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Electric vehicles are striving to have a beneficial impact on the world's economy and are stirring interest from specialized and general media outlets. Forbes, for example, has just published an article on how China is going to become or, we should say, needs to become the mecca of the Electric Car.

There has been a lot of news regarding EVs and China: a nationwide network of recharging stations, an array of hybrid and electric models (some a little bit odd). According to the Forbes editor, moving to EVs is more a necessity than some sort of inspirational eco matter. China is expected to have 700 million cars on the roads by 2050. That's three times as more as the number of cars on U.S. roads now. Even with efficient powertrains, China would need 20 million barrels of oil per day to fuel its transportation sector, which in turn will emit about 3 billion metric tons of CO2 per year. This is unsustainable and unstable. A significant chunk of these vehicles need to use another type of energy - and electricity is what they have handy right now.

Some examples of companies working towards the future of EVs are MidAmerican Energy Holdings, which has interests in BYD; and Johnson Controls and Saft, who have teamed up to work on lithium-ion batteries. Even Exxon has a battery factory in South Korea.

[Source: Forbes]

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    • 1 Second Ago
      • 1 Month Ago
      The only way that China or any other country can go massively to EVs without overloading the atmosphere with pollutants (SO2, NOx - CO2 is not a pollutant) from coal burning power plants would be to build a large number nuclear power plants. Renewable energy sources are not up to the task into the distant future. The most efficient renewable energy source is PV and it does have a possible future 20-30 years down the road as it potentially can capture 20% of the energy reaching the Earth's surface. Wind turbines can capture only 2-4% of the sun's energy. Biofuels such as ethanol from corn are absolutely terrible, capturing only about 0.2% of the sun's energy reaching the Earth's surface and causing food prices to rocket skyward.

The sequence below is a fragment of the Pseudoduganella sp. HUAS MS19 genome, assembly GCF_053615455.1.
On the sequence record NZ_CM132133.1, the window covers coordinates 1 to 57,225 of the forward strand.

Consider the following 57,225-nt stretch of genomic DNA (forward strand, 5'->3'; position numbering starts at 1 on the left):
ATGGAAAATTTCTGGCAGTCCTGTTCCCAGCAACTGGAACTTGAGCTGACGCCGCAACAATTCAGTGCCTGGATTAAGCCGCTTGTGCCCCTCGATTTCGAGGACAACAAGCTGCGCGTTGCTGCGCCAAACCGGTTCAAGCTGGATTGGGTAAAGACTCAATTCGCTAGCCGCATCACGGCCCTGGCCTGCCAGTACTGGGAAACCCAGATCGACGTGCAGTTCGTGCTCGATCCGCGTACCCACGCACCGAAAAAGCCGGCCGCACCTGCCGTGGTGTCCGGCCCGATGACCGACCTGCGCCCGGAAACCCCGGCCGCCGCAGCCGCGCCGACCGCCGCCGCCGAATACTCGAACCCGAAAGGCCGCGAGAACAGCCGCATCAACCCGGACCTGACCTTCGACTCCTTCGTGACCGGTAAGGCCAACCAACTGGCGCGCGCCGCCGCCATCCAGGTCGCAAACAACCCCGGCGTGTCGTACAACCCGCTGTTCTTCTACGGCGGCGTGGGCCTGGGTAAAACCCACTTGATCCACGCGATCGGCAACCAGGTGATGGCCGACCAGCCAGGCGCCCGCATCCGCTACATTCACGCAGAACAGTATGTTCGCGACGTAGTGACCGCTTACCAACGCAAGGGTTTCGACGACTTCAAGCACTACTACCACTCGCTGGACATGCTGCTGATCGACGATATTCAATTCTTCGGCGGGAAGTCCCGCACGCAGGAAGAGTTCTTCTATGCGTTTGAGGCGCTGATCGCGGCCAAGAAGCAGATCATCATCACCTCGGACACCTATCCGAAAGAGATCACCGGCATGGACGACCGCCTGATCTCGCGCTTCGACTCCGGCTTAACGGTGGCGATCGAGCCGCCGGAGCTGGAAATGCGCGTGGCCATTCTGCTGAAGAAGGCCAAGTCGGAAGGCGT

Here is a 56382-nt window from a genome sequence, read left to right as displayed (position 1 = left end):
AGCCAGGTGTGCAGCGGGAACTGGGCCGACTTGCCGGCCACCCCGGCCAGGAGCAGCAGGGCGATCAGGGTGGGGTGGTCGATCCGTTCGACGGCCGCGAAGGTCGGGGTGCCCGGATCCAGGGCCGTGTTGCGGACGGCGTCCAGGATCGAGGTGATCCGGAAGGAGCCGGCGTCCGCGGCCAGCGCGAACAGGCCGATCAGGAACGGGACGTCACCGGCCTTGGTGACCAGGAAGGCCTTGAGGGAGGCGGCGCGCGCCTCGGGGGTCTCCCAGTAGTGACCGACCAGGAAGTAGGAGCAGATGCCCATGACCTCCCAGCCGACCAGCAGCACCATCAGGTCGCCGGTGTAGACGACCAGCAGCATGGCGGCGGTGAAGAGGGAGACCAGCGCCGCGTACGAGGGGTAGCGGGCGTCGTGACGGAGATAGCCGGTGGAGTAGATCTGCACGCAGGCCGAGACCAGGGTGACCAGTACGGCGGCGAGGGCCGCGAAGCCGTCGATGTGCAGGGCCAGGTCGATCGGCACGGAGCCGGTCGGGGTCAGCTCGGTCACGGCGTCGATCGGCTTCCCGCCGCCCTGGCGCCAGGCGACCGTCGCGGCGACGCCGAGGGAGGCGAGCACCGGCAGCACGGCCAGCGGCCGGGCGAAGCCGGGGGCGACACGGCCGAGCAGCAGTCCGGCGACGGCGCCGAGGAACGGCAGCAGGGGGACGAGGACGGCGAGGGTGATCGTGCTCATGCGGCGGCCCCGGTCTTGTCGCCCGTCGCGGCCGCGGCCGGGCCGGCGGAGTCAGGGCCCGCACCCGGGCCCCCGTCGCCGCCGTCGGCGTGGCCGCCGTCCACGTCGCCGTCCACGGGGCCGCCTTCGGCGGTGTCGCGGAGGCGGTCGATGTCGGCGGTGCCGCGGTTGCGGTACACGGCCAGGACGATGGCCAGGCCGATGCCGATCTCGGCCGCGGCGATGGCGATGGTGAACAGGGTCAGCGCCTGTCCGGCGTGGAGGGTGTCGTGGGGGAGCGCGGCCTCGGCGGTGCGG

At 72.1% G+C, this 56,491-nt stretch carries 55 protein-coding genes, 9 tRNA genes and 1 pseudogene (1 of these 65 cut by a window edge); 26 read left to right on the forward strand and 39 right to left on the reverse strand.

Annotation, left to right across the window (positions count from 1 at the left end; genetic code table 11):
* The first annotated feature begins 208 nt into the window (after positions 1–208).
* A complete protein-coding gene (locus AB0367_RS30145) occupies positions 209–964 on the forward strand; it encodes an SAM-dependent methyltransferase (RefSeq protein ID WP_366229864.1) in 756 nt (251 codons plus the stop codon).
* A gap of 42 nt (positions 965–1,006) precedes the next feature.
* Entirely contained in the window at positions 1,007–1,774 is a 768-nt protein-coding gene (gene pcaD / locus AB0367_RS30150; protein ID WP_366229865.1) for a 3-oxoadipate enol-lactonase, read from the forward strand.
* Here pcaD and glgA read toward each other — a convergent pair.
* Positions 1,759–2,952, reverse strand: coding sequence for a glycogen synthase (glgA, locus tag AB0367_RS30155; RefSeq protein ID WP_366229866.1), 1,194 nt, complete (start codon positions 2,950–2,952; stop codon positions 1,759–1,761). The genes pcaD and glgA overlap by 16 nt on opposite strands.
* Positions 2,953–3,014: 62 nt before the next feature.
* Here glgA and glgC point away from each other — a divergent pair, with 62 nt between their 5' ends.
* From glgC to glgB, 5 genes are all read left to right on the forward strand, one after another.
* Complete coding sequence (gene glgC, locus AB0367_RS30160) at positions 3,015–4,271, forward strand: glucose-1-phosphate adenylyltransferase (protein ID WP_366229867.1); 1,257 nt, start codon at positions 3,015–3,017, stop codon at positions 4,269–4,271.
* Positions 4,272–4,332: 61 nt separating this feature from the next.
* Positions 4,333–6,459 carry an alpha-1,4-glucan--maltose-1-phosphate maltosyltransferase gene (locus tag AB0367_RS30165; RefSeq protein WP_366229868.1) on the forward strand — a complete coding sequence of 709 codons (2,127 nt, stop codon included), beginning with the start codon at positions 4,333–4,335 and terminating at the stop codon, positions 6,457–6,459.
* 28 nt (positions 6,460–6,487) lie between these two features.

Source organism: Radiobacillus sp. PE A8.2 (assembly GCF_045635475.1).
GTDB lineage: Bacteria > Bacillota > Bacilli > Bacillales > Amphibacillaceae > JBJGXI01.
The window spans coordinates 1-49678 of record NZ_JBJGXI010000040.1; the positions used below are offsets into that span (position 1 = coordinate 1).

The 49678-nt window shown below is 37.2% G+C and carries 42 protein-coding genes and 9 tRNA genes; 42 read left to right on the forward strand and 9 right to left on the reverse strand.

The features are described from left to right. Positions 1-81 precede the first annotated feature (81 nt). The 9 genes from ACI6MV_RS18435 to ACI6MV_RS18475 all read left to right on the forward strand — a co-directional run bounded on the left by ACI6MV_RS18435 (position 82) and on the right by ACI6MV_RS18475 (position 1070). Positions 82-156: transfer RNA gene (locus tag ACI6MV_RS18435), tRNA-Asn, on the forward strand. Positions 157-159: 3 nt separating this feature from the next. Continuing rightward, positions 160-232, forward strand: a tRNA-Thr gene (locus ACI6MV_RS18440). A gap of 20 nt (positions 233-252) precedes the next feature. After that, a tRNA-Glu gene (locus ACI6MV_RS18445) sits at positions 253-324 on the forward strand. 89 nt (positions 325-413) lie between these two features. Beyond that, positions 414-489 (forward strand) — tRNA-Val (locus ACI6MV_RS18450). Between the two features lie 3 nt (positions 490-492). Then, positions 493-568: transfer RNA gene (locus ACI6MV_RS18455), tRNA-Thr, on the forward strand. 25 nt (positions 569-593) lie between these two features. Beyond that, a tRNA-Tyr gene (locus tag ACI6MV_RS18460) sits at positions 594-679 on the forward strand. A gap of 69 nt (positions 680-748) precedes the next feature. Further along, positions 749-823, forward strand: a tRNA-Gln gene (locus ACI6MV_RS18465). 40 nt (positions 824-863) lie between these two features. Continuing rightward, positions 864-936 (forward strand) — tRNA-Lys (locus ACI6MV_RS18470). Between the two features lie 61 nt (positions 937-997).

• 1 Month Ago
      That's great news, but if EV don't come with solar panels, on the roofs and hoods, to at least partially charge the cars up, China is going to spew a lot of coal emissions producing the extra electricity to power these cars. I know there's a lot "experts" out there that say the energy from PV is marginal, but I see it as anything helps. Plus, when more efficient PV are invented, they can easily retrofitted.
      • 1 Month Ago
      I just had to look back at my post history:

      "What questions would you ask if you were going to see the Chevy Volt in D.C.?
      Jul 23rd 2007 12:31PM


      I would like to ask how scared they are of Chinese and Indian EV manufacturers. The price of oil is determined by international markets, and while Americans and Europeans can afford to stick to the status quo and build and buy gas cars, I expect development of cost effective EVs will define the forefront of the Chinese and Indian automotive industries. "
      • 1 Month Ago
      It's probably more realistic to expect the Chinese to move to vehicles using coal-derived fuels. They can make methanol for less than $0.50/gallon. You expect them to use much more expensive electric options for the good of the rest of the world?
      • 1 Month Ago
      Valence has a manufacturing plant in China also